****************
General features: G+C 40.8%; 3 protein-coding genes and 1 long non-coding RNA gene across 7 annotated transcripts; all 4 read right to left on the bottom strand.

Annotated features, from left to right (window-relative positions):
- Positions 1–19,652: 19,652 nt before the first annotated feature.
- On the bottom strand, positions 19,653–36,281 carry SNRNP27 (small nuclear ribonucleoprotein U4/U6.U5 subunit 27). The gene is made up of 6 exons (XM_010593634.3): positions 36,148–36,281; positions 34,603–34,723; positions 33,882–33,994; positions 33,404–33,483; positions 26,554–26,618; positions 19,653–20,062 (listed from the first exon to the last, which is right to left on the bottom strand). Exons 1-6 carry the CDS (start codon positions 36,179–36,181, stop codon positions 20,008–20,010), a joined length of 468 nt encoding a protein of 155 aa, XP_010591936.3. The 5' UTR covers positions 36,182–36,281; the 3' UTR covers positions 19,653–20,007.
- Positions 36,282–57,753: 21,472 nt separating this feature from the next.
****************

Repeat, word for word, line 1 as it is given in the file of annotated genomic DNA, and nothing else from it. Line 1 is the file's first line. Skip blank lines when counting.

General features: G+C 40.8%; 3 protein-coding genes and 1 long non-coding RNA gene across 7 annotated transcripts; all 4 read right to left on the bottom strand.